Freedom is a much misunderstood word because we take the ‘free’ from this word to sometimes do what is unthinkable and undoable. This is when the word changes form and takes the form of anarchy, though not everything unthinkable and undoable is anarchy. Pope John Paul II once remarked that ‘freedom consists not in doing what we like, but in having the right to do what we ought’. Thus we are not free to flout traffic rules saying, ‘I have the freedom to walk or drive wherever I want to, whenever.’
I watch freedom getting transformed into minor forms of anarchy every other day on Delhi roads (and this must be the case on other roads in other cities in other countries too, I’m sure) when we brazenly drive on footpaths because we are in a hurry to reach somewhere and the traffic is dense and moving too slowly. We are certainly not ‘free’ to do this, or are we?
Take the case of Sonali Shetty, a writer from Dehradun, who claims to have had her freedom to feed street children in Shiv Sagar restaurant in CP in Delhi quite literally mauled by the management. The Delhi Dy CM tweeted, ‘This is typical colonial mindset. Can’t be tolerated. Have ordered DM New Delhi to enquire & report within 24 hours.’ Sisodia also called the act of her being turned out as ‘inhumane’, and added, ‘If the allegations are proven to be true, then we will revoke the licence of the restaurant and take action.’ The Indian Express reports that ‘the CCTV footage of the restaurant was examined and the children could be seen sitting at the table for about an hour-and-a-half without service.’
Right of admission reserved
The hospitality industry does have the clause of keeping the right of admission reserved as their business thrives on image. There have been enough cases where people in chappals were not allowed to enter a fine dining space… or people not in the proper dress being turned back. Indians were not allowed to enter certain exclusive clubs during British rule. Blacks were once denied the right to even walk on certain roads or enter the whites-only localities in the United States. However, most of these obnoxious rules are dead now and so race, religion, and nationality are not valid reasons to deny entry, though we must remember that running a restaurant or a hotel is all about the transaction of money for a service rendered. So what needs to be examined in this case is if Sonali expected the restaurant to feed the children for free. If yes, the restaurant management had all the right not only to deny service but to also ask them to leave.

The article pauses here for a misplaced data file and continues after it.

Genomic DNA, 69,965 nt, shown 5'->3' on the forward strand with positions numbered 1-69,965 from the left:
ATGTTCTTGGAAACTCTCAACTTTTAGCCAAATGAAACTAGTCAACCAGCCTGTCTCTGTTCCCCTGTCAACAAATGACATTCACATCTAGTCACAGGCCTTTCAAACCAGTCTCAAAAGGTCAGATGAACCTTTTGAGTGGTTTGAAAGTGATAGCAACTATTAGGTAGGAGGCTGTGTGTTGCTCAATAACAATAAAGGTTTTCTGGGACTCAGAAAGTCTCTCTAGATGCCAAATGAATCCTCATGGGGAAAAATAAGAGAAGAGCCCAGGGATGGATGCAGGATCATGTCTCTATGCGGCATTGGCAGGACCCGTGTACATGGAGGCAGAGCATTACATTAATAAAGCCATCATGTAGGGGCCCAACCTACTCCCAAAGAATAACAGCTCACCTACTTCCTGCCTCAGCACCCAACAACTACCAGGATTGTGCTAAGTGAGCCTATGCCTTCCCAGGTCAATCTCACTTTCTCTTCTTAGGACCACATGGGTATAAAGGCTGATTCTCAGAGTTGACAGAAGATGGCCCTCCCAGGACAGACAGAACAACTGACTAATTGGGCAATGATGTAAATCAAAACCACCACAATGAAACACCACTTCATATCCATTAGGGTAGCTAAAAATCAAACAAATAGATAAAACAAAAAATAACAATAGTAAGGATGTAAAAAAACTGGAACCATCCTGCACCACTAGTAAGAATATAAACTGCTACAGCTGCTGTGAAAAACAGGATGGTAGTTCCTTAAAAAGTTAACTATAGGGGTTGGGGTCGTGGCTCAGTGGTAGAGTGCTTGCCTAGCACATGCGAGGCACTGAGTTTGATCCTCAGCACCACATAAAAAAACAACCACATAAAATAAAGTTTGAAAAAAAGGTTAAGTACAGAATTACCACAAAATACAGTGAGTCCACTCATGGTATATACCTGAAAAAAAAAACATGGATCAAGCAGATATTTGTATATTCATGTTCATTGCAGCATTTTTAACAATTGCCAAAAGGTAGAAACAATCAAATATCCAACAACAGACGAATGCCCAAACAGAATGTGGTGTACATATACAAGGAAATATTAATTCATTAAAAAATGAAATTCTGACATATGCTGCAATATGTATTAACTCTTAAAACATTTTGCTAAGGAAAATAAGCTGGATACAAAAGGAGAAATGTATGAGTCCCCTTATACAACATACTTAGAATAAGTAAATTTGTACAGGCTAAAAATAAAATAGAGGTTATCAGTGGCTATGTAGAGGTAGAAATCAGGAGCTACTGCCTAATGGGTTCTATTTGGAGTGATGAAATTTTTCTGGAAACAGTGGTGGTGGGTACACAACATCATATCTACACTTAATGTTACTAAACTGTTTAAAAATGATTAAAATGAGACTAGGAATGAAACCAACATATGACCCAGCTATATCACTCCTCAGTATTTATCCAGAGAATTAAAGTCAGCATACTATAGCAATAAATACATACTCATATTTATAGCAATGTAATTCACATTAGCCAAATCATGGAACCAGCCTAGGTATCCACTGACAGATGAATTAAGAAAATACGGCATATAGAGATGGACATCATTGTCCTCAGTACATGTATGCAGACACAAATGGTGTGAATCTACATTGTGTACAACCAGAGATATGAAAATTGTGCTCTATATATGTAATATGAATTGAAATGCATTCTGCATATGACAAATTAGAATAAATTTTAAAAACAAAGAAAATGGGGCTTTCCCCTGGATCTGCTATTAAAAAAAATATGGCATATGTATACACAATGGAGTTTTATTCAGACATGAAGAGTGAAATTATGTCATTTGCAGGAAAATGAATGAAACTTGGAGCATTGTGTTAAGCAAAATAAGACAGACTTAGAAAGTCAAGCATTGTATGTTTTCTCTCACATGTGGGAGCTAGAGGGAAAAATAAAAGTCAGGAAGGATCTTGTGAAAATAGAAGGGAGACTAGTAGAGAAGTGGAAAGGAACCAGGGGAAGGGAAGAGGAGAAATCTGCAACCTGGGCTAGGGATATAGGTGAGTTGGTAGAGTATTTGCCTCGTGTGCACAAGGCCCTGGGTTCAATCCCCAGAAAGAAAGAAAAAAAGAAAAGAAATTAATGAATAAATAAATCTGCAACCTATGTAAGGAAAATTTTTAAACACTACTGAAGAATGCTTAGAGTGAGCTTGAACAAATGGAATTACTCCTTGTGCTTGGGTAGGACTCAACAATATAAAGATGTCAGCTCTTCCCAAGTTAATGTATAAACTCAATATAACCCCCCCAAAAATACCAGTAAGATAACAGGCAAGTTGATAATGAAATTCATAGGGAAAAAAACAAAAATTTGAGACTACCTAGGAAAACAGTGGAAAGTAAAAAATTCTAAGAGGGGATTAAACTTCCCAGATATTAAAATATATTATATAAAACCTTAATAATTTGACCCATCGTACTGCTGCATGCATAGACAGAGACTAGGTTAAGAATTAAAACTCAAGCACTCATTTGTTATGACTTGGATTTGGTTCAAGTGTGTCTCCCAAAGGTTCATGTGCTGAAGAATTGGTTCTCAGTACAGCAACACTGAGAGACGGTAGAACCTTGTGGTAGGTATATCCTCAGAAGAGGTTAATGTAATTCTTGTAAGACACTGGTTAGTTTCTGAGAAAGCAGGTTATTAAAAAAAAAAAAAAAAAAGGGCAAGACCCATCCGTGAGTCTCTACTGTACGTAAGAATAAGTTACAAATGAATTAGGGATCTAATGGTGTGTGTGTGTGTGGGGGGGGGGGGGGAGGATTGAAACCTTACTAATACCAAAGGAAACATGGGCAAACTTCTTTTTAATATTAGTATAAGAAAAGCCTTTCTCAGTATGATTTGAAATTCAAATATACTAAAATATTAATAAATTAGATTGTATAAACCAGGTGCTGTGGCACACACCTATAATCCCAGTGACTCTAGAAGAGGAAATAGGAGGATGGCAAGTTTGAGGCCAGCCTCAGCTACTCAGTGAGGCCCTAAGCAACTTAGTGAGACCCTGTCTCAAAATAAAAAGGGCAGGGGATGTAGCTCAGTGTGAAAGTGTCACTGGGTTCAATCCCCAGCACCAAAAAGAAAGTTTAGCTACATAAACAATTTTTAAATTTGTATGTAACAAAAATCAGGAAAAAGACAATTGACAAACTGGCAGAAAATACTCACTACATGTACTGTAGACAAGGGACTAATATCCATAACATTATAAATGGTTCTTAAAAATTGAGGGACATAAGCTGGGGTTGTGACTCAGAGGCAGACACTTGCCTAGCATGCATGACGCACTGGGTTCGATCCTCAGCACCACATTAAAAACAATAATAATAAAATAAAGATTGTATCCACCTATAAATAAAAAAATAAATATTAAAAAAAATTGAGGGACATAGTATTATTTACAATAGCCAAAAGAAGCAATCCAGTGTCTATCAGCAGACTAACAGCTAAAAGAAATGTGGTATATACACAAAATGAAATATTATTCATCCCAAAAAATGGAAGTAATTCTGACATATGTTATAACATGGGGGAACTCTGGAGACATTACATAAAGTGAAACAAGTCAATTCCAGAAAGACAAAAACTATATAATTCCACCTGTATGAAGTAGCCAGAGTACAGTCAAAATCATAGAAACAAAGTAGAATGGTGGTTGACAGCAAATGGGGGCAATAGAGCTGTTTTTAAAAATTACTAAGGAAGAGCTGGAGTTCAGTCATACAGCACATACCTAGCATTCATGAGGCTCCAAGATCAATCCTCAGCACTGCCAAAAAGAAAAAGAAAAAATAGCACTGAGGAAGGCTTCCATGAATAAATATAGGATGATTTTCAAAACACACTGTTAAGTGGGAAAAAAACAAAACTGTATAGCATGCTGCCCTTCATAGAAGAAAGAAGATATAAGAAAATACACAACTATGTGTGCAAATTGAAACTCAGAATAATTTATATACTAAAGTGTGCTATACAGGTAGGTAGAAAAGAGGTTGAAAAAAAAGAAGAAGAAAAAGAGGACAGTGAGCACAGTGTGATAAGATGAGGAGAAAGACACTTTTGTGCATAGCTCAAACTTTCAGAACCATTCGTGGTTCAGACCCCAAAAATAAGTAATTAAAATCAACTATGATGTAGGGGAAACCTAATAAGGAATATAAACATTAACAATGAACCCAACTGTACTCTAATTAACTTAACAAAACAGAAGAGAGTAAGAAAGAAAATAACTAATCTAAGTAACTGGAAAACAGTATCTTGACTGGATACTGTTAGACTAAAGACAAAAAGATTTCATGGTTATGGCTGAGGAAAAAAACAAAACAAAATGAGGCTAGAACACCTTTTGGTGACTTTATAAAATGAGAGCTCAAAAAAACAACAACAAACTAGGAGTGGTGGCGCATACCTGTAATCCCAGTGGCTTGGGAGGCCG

Sonali does have the right and the freedom to order food online and feed as many street children as she wants. She also has the right to seek intervention by the right authorities if she and her guests were turned out despite having the intention to pay for the food they ordered.
However, if we all start exercising the right to sit on a dharna for every minor inconsistency, there will be anarchy all around. After all, haven’t we been inconvenienced by the frequent dharnas of our CM? Disturbing public peace and disrupting the normal flow of routine isn’t something that we need to encourage… and I say this because there are umpteen examples where this was done to garner nothing but cheap publicity. It is well within my rights to click pictures of anyone flouting any rule and sending them to the administrators for action. The right to protest has an uncanny inclination to be closely linked to cheap publicity as well.
Whenever protests and publicity shake hands, anarchy wins. Yes, this does happen all the time. Our politicians do it, our actors and actresses do it, our activists do it, and even writers can do it… yes, they can always resort to a publicly visible protest to get some attention from the media. Thus creating a controversy to attract the electorate, get people interested to jack up box-office collections, or intrigue readers to go and buy a book are not plots that are new anymore.
Let me also add here that a board that says ‘OPEN’ in front of stores, hotels, and restaurants, simply represents an offer to enter into an unwritten contract for a presumed fiscal transaction that may or may not really take place. The offer is not an invitation to enter and create a ruckus that is intended to send other patrons out in a hurry… and if this is what happens, the owners have the right to ask the culprits to leave.
Finally, what the management of Shiv Sagar probably never realised is the opportunity that was knocking at their door. They could have embraced the street children, clicked pictures and instagrammed or tweeted smiling faces of poverty enjoying their hospitality. They forgot that marketing is not so much about sales as it is about creating a favourable image in the minds of current and potential patrons. The sad truth is that poverty today works well as caption that has the power to push anyone through the clutter of our social matrix and straight into the words of kowtowing headlines.
What really matters is that we, the public, need to be aware of the thin line that makes freedom quite different from anarchy.
13 June 2016